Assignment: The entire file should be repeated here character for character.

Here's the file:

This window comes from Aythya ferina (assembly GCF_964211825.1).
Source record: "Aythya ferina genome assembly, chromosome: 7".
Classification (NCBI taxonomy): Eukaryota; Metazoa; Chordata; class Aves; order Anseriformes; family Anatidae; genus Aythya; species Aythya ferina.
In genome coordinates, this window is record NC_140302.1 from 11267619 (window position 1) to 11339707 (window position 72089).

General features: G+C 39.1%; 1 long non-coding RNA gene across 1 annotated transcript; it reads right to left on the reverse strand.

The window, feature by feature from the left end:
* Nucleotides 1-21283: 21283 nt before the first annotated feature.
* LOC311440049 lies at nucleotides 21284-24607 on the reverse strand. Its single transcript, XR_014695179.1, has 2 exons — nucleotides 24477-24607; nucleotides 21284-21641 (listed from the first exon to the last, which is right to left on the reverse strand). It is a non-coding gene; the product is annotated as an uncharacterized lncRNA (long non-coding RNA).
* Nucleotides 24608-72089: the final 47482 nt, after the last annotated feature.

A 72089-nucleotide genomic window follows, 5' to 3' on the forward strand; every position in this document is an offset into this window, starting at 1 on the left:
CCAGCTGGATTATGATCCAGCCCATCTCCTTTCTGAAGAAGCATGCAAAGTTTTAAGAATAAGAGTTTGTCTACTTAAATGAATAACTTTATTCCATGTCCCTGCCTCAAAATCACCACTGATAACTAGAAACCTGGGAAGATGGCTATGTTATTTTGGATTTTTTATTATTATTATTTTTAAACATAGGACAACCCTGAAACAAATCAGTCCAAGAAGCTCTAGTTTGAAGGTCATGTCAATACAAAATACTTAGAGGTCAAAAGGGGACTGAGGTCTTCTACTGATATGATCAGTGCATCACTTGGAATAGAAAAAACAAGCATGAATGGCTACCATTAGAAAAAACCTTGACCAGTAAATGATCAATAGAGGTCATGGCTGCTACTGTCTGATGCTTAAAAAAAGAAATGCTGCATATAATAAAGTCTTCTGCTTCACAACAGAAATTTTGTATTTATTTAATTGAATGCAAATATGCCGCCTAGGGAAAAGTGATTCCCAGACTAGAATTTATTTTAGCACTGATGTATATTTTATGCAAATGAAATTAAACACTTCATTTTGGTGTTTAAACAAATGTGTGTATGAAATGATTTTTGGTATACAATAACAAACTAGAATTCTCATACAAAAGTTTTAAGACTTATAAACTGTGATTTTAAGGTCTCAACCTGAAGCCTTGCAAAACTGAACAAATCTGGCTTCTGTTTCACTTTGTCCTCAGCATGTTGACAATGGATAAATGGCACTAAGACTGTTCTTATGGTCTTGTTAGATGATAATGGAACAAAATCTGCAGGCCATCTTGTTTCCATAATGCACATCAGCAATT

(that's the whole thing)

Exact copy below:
This window comes from Aythya ferina (assembly GCF_964211825.1).
Source record: "Aythya ferina genome assembly, chromosome: 7".
Classification (NCBI taxonomy): Eukaryota; Metazoa; Chordata; class Aves; order Anseriformes; family Anatidae; genus Aythya; species Aythya ferina.
In genome coordinates, this window is record NC_140302.1 from 11267619 (window position 1) to 11339707 (window position 72089).

General features: G+C 39.1%; 1 long non-coding RNA gene across 1 annotated transcript; it reads right to left on the reverse strand.

The window, feature by feature from the left end:
* Nucleotides 1-21283: 21283 nt before the first annotated feature.
* LOC311440049 lies at nucleotides 21284-24607 on the reverse strand. Its single transcript, XR_014695179.1, has 2 exons — nucleotides 24477-24607; nucleotides 21284-21641 (listed from the first exon to the last, which is right to left on the reverse strand). It is a non-coding gene; the product is annotated as an uncharacterized lncRNA (long non-coding RNA).
* Nucleotides 24608-72089: the final 47482 nt, after the last annotated feature.

A 72089-nucleotide genomic window follows, 5' to 3' on the forward strand; every position in this document is an offset into this window, starting at 1 on the left:
CCAGCTGGATTATGATCCAGCCCATCTCCTTTCTGAAGAAGCATGCAAAGTTTTAAGAATAAGAGTTTGTCTACTTAAATGAATAACTTTATTCCATGTCCCTGCCTCAAAATCACCACTGATAACTAGAAACCTGGGAAGATGGCTATGTTATTTTGGATTTTTTATTATTATTATTTTTAAACATAGGACAACCCTGAAACAAATCAGTCCAAGAAGCTCTAGTTTGAAGGTCATGTCAATACAAAATACTTAGAGGTCAAAAGGGGACTGAGGTCTTCTACTGATATGATCAGTGCATCACTTGGAATAGAAAAAACAAGCATGAATGGCTACCATTAGAAAAAACCTTGACCAGTAAATGATCAATAGAGGTCATGGCTGCTACTGTCTGATGCTTAAAAAAAGAAATGCTGCATATAATAAAGTCTTCTGCTTCACAACAGAAATTTTGTATTTATTTAATTGAATGCAAATATGCCGCCTAGGGAAAAGTGATTCCCAGACTAGAATTTATTTTAGCACTGATGTATATTTTATGCAAATGAAATTAAACACTTCATTTTGGTGTTTAAACAAATGTGTGTATGAAATGATTTTTGGTATACAATAACAAACTAGAATTCTCATACAAAAGTTTTAAGACTTATAAACTGTGATTTTAAGGTCTCAACCTGAAGCCTTGCAAAACTGAACAAATCTGGCTTCTGTTTCACTTTGTCCTCAGCATGTTGACAATGGATAAATGGCACTAAGACTGTTCTTATGGTCTTGTTAGATGATAATGGAACAAAATCTGCAGGCCATCTTGTTTCCATAATGCACATCAGCAATT